NOvA, the largest particle-accelerator neutrino experiment in the United States, released some of its first results in early August. Managed by the Department of Energy’s Fermilab, the NOvA experiment involves hundreds of academics across the nation, including several professors and graduate students from the College of William and Mary.
Neutrinos are a fundamental particle; physicists believe neutrinos cannot be broken down into smaller particles. Radioactive decay, the sun and the Big Bang all are responsible for producing neutrinos. These particles come in three ‘flavors’ depending on the origin of the particle: muon neutrino, tau neutrino and electron neutrino. In the last 20 years, physicists have found neutrinos that transition between ‘flavors’ as they move through space.
The NOvA experiment uses the particle accelerator at Fermilab, located in Batavia, Illinois, to send a pulse of neutrinos through the Earth’s crust to the Far Detector, 500 miles away. The Far Detector is located in NOvA’s lab in Ash River, Minnesota, where a large plastic structure filled with scintillator, a clear liquid that lights up when a particle passes through it, allows scientists to detect the rare interactions of neutrinos with other particles.
“This transition, or oscillation as we call it, can only happen if the neutrino has mass,” associate physics professor Patricia Vahle said in an email. “The mass is small; in fact it is too small for us to have measured it directly yet, but we know it can’t be zero.”
Associate professor of physics Jeffrey Nelson and Vahle have been leading the College’s involvement in the NOvA experiment.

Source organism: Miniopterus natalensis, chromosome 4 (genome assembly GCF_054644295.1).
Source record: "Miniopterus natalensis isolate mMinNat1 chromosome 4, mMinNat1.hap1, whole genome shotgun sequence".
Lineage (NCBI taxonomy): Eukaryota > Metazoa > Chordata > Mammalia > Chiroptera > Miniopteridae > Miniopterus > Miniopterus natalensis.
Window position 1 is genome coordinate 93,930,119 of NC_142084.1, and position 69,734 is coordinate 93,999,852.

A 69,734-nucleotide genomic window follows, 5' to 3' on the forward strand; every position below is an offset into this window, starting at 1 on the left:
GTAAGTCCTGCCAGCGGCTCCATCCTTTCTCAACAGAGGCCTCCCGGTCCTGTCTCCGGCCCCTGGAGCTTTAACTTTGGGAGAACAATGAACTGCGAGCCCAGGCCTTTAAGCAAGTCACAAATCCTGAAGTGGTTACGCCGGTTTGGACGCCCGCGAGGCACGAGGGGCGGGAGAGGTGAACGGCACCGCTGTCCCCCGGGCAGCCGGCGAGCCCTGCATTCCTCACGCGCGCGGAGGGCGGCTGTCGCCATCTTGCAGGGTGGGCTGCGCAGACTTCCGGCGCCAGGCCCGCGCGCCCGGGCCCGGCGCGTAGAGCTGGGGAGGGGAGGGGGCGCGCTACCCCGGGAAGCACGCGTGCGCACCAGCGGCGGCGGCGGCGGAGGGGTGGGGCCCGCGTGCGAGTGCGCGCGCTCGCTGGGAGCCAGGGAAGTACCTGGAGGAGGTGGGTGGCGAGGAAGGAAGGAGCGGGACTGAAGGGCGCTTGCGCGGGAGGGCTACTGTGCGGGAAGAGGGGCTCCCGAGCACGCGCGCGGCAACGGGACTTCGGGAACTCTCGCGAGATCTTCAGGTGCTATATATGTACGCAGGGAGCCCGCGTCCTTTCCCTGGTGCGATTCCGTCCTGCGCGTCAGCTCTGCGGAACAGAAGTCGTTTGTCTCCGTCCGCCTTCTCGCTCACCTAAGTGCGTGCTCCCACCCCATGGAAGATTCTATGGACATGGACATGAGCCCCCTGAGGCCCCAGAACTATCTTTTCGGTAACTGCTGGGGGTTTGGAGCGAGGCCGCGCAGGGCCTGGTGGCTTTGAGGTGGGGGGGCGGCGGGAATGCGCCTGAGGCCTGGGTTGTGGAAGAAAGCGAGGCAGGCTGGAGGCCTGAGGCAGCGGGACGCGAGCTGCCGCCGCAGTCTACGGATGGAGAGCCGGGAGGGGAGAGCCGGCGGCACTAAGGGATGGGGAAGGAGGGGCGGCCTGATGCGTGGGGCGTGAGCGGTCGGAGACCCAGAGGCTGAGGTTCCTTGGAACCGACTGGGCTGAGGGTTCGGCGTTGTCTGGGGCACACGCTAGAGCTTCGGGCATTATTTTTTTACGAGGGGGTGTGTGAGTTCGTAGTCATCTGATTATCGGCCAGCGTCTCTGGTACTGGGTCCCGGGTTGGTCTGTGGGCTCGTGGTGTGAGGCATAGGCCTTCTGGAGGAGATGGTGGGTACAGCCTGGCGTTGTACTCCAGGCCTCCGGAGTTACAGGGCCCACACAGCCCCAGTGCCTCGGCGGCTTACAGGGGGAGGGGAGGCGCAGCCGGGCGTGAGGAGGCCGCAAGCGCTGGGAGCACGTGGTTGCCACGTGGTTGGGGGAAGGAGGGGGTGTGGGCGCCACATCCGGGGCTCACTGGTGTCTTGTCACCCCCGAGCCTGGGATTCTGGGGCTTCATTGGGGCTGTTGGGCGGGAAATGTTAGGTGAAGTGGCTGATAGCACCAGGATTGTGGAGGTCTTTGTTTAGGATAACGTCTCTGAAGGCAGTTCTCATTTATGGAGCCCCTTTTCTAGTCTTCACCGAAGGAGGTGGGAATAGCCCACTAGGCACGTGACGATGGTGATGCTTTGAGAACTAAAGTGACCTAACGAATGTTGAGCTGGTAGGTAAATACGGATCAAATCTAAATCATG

“I was involved in building the prototype detector for the experiment … [helping] commission the real detectors while I was on sabbatical at FNAL [Fermi National Accelerator Laboratory], and most recently, I was the leader of the working group charged with doing our primary analysis, the search for electron neutrinos in our Far Detector,” Professor Vahle said. “In this role, I coordinated the efforts of a group of [about] 10 grad students and postdocs from different universities across the US.”
Nelson has been involved with the NOvA experiment during the planning stages for over ten years. Even with the help of hundreds of undergraduate students, the Far Detector took more than five years to build and began experiments less than a year ago according to the Fermilab website.
“We have been able to involve a number of students in the installation and commissioning of the experiment and in collecting and analyzing the data, both undergraduates and graduate students,” Nelson said in an email.
According to William and Mary News, Nelson and Vahle, along with associate professor Michael Kordosky, just received the first installment of a three-year $1.4 million grant from the National Science Foundation to continue their work on the NOvA experiment and other neutrino research.
Additionally, there are several graduate students at the College involved in the experiment. Ji Liu Ph.D. ’15 is writing her thesis on the electron neutrino analysis from the NOvA experiment under Professor Vahle.
According to Liu, the NOvA experiment is significant because of the many unanswered questions about neutrinos.
“Compared to other physics subjects, it’s a very new subject,” Liu said. “We discovered the information about neutrinos in about 2000. That’s how young it is, so there are a lot of theories and a lot of unanswered questions.”
Neutrinos are also some of the most difficult particles to study, and have been dubbed the ‘ghost particle.’ They interact very little with matter, thus making them difficult to detect. They can pass through matter without leaving a trace. Neutrinos are many millions of times smaller than the next largest particle and have no charge. Due to all these factors, the process to locate neutrinos requires several components.
“You need a lot of neutrinos, very big detectors, and you have to take data for a long period of time, just to observe a handful of neutrino interactions,” Vahle said.
According to Vahle, most of the processes that shaped the early universe should have created equal amounts of matter and antimatter. The antimatter and matter should have annihilated each other, leaving only energy, but the universe we know today looks much different. Neutrinos could hold the key to understanding why this is, through differences in the oscillation of neutrinos and antineutrinos.